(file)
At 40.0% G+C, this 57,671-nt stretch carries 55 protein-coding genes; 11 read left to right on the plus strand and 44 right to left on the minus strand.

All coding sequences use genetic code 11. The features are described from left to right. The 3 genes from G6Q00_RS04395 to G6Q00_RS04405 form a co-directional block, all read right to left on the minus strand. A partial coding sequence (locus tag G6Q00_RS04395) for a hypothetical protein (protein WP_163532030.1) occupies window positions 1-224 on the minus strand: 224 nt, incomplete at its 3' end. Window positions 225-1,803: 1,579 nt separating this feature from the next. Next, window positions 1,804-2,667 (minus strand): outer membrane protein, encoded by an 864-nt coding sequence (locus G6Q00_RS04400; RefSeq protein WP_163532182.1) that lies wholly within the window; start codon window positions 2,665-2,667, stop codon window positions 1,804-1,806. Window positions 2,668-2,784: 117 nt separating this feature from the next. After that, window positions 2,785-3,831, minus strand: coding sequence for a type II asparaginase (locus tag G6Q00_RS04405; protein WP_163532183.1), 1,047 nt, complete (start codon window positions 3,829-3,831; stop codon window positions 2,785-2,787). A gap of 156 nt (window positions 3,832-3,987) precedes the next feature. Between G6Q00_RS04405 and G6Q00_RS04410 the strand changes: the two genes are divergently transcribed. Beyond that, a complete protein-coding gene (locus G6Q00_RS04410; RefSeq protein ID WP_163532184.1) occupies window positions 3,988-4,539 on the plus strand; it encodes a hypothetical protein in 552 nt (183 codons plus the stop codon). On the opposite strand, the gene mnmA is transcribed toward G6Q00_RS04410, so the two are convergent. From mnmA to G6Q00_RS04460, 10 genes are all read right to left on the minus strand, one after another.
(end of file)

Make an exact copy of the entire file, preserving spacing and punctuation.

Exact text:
At 40.0% G+C, this 57,671-nt stretch carries 55 protein-coding genes; 11 read left to right on the plus strand and 44 right to left on the minus strand.

All coding sequences use genetic code 11. The features are described from left to right. The 3 genes from G6Q00_RS04395 to G6Q00_RS04405 form a co-directional block, all read right to left on the minus strand. A partial coding sequence (locus tag G6Q00_RS04395) for a hypothetical protein (protein WP_163532030.1) occupies window positions 1-224 on the minus strand: 224 nt, incomplete at its 3' end. Window positions 225-1,803: 1,579 nt separating this feature from the next. Next, window positions 1,804-2,667 (minus strand): outer membrane protein, encoded by an 864-nt coding sequence (locus G6Q00_RS04400; RefSeq protein WP_163532182.1) that lies wholly within the window; start codon window positions 2,665-2,667, stop codon window positions 1,804-1,806. Window positions 2,668-2,784: 117 nt separating this feature from the next. After that, window positions 2,785-3,831, minus strand: coding sequence for a type II asparaginase (locus tag G6Q00_RS04405; protein WP_163532183.1), 1,047 nt, complete (start codon window positions 3,829-3,831; stop codon window positions 2,785-2,787). A gap of 156 nt (window positions 3,832-3,987) precedes the next feature. Between G6Q00_RS04405 and G6Q00_RS04410 the strand changes: the two genes are divergently transcribed. Beyond that, a complete protein-coding gene (locus G6Q00_RS04410; RefSeq protein ID WP_163532184.1) occupies window positions 3,988-4,539 on the plus strand; it encodes a hypothetical protein in 552 nt (183 codons plus the stop codon). On the opposite strand, the gene mnmA is transcribed toward G6Q00_RS04410, so the two are convergent. From mnmA to G6Q00_RS04460, 10 genes are all read right to left on the minus strand, one after another.